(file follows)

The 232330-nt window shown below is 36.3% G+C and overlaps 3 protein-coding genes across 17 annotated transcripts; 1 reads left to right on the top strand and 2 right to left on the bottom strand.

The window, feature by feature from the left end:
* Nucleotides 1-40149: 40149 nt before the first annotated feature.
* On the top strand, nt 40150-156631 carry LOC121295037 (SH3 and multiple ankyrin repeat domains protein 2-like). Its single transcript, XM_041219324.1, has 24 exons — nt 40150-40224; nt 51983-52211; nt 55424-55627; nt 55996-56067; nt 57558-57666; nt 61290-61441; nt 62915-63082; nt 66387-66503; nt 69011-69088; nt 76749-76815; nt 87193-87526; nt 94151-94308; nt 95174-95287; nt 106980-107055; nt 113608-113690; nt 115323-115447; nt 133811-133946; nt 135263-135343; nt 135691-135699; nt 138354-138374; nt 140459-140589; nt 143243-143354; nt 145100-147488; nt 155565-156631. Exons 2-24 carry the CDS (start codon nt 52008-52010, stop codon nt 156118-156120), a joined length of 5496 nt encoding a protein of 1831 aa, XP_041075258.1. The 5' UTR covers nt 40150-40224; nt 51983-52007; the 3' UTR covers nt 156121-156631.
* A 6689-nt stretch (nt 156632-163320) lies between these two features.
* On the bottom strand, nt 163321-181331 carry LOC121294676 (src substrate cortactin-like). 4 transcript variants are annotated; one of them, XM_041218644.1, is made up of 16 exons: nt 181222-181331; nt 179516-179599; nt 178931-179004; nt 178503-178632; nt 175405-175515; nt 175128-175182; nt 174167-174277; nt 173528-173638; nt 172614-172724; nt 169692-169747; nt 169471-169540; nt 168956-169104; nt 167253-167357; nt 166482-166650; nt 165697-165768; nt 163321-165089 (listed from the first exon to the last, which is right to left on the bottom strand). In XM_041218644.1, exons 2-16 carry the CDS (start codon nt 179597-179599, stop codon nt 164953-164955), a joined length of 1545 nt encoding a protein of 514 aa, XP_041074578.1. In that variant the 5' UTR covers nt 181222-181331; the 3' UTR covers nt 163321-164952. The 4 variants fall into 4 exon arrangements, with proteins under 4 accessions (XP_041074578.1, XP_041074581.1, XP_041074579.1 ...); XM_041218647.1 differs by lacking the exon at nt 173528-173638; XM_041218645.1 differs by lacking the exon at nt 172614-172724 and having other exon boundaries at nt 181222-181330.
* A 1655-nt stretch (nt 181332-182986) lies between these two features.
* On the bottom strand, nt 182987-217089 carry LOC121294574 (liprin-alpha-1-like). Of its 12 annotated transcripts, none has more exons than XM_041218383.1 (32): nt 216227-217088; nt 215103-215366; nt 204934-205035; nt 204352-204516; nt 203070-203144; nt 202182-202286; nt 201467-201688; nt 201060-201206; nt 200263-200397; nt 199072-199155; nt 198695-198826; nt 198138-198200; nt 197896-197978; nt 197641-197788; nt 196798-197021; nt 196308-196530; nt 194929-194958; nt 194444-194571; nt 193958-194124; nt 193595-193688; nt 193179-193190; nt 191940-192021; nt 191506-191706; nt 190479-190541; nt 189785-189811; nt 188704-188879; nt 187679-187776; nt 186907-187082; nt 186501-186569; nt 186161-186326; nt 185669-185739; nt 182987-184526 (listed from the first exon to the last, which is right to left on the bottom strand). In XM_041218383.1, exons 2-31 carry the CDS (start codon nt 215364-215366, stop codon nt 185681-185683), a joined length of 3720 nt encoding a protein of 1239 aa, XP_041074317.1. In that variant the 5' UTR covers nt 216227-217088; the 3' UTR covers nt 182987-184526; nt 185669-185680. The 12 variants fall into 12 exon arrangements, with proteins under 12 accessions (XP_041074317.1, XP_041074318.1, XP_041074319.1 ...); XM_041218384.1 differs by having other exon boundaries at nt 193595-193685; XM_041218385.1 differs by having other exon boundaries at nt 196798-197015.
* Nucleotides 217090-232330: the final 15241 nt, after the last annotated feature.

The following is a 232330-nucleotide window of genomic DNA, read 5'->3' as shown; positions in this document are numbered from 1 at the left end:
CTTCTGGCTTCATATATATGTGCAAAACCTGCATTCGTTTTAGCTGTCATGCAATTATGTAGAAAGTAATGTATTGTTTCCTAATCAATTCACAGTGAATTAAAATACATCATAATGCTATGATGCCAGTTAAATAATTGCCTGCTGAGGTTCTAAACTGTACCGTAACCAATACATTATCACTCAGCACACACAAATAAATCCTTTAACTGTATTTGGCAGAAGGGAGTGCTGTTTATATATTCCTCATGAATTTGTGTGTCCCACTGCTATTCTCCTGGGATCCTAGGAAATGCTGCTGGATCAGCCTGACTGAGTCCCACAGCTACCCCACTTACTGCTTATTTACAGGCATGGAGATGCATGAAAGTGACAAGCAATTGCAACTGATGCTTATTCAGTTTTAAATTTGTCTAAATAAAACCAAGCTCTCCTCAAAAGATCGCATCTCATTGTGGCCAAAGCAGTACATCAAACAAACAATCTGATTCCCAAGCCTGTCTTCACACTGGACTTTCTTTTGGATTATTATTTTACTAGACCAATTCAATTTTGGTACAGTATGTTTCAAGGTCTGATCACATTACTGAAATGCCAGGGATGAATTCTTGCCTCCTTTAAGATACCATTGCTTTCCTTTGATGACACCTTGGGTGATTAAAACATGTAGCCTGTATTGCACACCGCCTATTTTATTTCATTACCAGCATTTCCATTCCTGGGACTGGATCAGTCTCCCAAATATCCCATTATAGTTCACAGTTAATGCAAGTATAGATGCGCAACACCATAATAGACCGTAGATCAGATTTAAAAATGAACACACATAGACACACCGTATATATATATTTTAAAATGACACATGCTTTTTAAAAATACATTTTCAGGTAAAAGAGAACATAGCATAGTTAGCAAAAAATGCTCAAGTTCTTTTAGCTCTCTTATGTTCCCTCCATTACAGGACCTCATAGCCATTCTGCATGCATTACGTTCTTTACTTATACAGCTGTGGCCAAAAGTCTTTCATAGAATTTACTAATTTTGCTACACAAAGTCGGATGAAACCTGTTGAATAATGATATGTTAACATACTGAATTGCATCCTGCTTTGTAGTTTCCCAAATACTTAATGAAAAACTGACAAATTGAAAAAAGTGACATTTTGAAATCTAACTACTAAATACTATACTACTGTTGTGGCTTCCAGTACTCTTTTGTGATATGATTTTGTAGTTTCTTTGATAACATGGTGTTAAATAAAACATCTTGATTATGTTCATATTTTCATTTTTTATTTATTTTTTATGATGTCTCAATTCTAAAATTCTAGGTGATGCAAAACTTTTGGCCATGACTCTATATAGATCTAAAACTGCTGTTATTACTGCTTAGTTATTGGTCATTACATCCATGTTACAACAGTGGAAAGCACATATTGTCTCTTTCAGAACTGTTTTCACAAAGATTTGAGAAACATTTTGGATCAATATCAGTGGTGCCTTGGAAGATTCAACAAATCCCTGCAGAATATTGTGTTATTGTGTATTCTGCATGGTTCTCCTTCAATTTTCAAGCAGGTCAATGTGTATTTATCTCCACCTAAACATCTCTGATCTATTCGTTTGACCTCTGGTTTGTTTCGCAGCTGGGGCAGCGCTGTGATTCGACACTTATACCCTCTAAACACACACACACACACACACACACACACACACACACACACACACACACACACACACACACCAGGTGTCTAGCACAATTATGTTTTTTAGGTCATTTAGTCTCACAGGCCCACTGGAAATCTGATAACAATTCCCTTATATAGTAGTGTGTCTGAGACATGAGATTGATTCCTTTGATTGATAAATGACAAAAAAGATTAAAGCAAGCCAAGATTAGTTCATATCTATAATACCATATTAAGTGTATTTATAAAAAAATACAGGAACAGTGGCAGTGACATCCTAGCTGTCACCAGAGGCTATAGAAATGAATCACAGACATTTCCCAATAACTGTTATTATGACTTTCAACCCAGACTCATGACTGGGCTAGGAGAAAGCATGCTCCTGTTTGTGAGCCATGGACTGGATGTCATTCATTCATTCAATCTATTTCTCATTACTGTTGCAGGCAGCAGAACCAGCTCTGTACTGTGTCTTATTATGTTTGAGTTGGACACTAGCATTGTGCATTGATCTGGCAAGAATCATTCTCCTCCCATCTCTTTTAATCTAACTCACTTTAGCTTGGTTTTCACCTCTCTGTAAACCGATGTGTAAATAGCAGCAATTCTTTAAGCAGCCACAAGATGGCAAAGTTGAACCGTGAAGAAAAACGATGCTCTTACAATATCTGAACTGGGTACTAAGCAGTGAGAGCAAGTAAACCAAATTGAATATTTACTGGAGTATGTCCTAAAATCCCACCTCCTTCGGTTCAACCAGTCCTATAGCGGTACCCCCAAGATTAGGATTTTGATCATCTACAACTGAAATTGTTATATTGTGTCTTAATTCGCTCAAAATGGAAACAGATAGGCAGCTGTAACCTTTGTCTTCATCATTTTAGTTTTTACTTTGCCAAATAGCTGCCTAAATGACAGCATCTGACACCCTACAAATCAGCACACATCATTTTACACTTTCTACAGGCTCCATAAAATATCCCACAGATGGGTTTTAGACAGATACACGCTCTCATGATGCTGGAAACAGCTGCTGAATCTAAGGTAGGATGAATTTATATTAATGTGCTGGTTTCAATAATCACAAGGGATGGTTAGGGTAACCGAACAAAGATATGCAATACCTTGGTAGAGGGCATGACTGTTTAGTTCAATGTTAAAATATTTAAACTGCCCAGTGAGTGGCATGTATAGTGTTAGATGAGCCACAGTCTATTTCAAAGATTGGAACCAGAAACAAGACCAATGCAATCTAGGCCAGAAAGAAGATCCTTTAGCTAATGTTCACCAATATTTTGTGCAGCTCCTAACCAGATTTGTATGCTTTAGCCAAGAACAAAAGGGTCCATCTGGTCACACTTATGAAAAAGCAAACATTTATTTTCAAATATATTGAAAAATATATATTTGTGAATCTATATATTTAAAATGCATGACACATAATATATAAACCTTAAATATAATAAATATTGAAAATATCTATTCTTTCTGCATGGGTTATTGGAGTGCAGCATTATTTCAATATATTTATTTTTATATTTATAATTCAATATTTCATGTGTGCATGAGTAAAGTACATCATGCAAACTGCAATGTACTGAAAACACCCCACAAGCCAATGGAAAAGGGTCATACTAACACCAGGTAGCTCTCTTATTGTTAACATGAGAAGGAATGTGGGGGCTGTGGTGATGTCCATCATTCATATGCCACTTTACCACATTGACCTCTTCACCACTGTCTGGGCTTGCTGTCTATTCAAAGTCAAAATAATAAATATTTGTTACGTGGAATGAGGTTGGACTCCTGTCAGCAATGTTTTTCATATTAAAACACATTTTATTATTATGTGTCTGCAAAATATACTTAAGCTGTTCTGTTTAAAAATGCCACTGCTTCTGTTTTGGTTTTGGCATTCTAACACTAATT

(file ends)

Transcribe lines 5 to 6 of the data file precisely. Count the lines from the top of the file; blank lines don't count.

* A 6689-nt stretch (nt 156632-163320) lies between these two features.
* On the bottom strand, nt 163321-181331 carry LOC121294676 (src substrate cortactin-like). 4 transcript variants are annotated; one of them, XM_041218644.1, is made up of 16 exons: nt 181222-181331; nt 179516-179599; nt 178931-179004; nt 178503-178632; nt 175405-175515; nt 175128-175182; nt 174167-174277; nt 173528-173638; nt 172614-172724; nt 169692-169747; nt 169471-169540; nt 168956-169104; nt 167253-167357; nt 166482-166650; nt 165697-165768; nt 163321-165089 (listed from the first exon to the last, which is right to left on the bottom strand). In XM_041218644.1, exons 2-16 carry the CDS (start codon nt 179597-179599, stop codon nt 164953-164955), a joined length of 1545 nt encoding a protein of 514 aa, XP_041074578.1. In that variant the 5' UTR covers nt 181222-181331; the 3' UTR covers nt 163321-164952. The 4 variants fall into 4 exon arrangements, with proteins under 4 accessions (XP_041074578.1, XP_041074581.1, XP_041074579.1 ...); XM_041218647.1 differs by lacking the exon at nt 173528-173638; XM_041218645.1 differs by lacking the exon at nt 172614-172724 and having other exon boundaries at nt 181222-181330.